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Ignored in the hoopla over the latest Israeli and Palestinian political developments is a little-noted anniversary: It has been three years since President Bush’s May 15, 2008 address to Israel’s Knesset. Bush spoke in remarkably religious and biblical terms, describing Israel’s creation as not just a new country, but “the redemption of an ancient promise given to Abraham and Moses and David—a homeland for the chosen people: Eretz Yisrael.” Bush added, “Our friendship runs deeper than any treaty. It is grounded in the shared spirit of our people, the bonds of the Book, the ties of the soul.”
The contrast in the respective religious flavors of the Bush and Obama administrations helps illuminate their differing approaches to Mideast issues. Moreover, it may highlight a serious misassessment of regional political realities by President Obama in continuing to lean on Israel for peace-process concessions.
Bush’s speech reflected his openness about his deep religious faith. His White House was famous for its strongly Judeo-Christian approach to foreign policy, saturated with concepts of good and evil, natural law, and the God-given nature of human rights, liberty and democracy. Bush and his team understood what it meant for people to be religious, and to live by the commands of their faith.
Obama, however, is of a more secularized and progressive world. His team won’t speak of Israel in biblical terms or of God’s promise to the Jewish people, but only in post-Holocaust terms. His urbane, liberal, intellectual circles are embarrassed by God-talk. Such sophisticates might be God-conscious for a few hours of religious service on a weekend or holiday, but God is largely kept confined to houses of worship. God is banished from any enlightened intellectual or international political discussion.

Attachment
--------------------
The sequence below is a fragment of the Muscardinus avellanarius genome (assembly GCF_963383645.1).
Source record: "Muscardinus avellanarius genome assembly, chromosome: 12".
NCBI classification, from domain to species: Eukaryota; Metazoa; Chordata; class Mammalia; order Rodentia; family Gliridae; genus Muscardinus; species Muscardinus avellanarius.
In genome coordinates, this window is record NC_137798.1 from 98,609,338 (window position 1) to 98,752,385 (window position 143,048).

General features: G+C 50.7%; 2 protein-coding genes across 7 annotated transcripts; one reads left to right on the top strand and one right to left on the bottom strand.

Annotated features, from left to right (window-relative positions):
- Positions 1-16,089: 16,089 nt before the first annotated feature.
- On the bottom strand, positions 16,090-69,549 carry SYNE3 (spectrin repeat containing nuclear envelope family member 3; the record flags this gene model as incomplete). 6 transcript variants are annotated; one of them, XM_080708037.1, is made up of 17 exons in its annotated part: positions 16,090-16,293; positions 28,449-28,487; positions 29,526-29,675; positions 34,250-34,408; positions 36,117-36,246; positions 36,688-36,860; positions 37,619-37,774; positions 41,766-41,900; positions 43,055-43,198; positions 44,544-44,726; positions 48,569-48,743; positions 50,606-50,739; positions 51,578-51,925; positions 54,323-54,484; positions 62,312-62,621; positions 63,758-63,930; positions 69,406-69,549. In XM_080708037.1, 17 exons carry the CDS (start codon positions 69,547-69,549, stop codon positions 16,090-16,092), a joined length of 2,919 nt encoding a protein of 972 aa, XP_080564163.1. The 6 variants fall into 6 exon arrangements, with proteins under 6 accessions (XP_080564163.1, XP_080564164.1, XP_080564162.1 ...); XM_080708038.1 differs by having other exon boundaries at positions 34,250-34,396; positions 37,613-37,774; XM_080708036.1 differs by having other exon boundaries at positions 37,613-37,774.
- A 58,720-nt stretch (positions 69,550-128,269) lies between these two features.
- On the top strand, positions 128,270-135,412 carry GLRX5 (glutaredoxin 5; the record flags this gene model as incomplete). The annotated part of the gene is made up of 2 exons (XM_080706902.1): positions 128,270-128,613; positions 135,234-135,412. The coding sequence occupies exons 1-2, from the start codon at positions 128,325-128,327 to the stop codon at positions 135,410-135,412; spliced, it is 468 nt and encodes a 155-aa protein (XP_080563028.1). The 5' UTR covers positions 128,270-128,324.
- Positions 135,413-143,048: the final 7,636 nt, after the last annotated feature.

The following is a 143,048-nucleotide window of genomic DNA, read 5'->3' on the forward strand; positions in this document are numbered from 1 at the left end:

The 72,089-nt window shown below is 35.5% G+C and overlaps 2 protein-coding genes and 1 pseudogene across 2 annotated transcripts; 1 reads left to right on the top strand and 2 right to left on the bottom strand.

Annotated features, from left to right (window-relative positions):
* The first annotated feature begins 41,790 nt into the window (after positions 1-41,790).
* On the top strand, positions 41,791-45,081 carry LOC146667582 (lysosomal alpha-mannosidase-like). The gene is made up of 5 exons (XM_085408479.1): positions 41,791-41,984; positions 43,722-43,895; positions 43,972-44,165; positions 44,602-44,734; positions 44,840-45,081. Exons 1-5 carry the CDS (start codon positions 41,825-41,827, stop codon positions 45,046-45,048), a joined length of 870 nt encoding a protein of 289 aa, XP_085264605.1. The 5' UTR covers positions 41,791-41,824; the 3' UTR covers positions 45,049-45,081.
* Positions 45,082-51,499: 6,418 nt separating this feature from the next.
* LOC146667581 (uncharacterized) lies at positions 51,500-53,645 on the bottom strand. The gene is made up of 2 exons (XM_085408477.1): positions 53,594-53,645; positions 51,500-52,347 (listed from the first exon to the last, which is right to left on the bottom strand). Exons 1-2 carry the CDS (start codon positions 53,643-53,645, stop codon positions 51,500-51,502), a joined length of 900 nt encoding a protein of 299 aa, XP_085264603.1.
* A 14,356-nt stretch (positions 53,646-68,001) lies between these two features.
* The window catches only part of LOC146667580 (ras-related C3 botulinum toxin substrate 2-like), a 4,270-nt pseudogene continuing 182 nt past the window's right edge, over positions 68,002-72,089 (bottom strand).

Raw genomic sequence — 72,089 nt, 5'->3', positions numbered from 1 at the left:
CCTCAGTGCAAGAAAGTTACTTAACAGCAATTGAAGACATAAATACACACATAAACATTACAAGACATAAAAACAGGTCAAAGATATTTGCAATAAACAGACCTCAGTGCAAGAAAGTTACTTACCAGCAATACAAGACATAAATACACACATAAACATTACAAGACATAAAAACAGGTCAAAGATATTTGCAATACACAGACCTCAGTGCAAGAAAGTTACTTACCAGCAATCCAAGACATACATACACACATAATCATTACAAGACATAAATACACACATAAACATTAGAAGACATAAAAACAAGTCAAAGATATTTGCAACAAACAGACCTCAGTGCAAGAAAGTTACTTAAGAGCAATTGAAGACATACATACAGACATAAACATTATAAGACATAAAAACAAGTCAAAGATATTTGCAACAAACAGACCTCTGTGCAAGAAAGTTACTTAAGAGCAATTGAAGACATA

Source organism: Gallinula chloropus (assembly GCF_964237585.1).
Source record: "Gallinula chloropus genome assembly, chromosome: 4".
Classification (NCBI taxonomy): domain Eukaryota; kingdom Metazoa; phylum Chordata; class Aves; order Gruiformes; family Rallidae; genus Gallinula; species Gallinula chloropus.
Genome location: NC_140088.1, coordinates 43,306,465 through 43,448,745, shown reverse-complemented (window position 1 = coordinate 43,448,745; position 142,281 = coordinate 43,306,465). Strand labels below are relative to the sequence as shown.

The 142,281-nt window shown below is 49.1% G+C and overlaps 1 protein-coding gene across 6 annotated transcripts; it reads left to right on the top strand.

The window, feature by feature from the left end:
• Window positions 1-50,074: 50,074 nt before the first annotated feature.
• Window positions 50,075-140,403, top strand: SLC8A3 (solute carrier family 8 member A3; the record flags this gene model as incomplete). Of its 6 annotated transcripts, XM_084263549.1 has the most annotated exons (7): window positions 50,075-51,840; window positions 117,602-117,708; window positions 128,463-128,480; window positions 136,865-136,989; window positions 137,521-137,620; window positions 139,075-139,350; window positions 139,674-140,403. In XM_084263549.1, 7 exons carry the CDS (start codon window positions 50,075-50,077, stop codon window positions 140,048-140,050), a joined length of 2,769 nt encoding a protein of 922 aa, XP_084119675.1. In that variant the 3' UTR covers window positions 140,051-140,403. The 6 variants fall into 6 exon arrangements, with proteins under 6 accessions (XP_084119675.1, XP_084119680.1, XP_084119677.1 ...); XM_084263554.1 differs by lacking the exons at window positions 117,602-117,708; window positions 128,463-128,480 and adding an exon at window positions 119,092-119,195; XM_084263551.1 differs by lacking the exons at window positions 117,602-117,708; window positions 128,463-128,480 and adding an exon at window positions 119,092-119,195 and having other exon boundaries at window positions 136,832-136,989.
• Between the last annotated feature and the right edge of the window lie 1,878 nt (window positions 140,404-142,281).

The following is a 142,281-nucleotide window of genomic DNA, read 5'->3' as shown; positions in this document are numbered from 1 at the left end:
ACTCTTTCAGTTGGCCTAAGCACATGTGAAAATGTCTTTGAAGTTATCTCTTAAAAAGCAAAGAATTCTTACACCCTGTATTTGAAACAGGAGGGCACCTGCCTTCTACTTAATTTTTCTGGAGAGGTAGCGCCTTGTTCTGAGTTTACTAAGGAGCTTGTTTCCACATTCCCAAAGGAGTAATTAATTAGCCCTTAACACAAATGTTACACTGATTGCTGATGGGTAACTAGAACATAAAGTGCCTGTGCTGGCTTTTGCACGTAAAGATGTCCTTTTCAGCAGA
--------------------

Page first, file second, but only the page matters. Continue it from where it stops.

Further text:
Such secularism, however, may cloud geopolitical vision. The Mideast is flammably not secular, filled with people who live and breathe their incompatible respective understandings of God’s word. Projecting our Western, tolerant worldview onto others, we underestimate the degree to which religion can motivate shocking actions, beliefs and political orientations, especially among radicalized populations: incomprehensibly evil as it may be to us, suicide-bombing is an act of supreme religious devotion.
Does the Obama administration truly appreciate the significance of dealing with religious populations? Obama’s infamous campaign statement that “bitter” working-class voters “cling to guns or religion…as a way to explain their frustrations” suggests incomprehension and condescension toward the religious. His refusal to recognize the Islamist nature of domestic terror attacks such as the Fort Hood shootings or blindness to the Islamist elements in this “Arab Spring” shows similar tendencies.
Famed scholar of Islam, Professor Bernard Lewis, once noted that the West thinks in terms of nations subdivided by religions; the Islamic world thinks of itself as a religion subdivided into nations. Islam is the basis of both identity and loyalty, and has little tradition of separation between religion and state.
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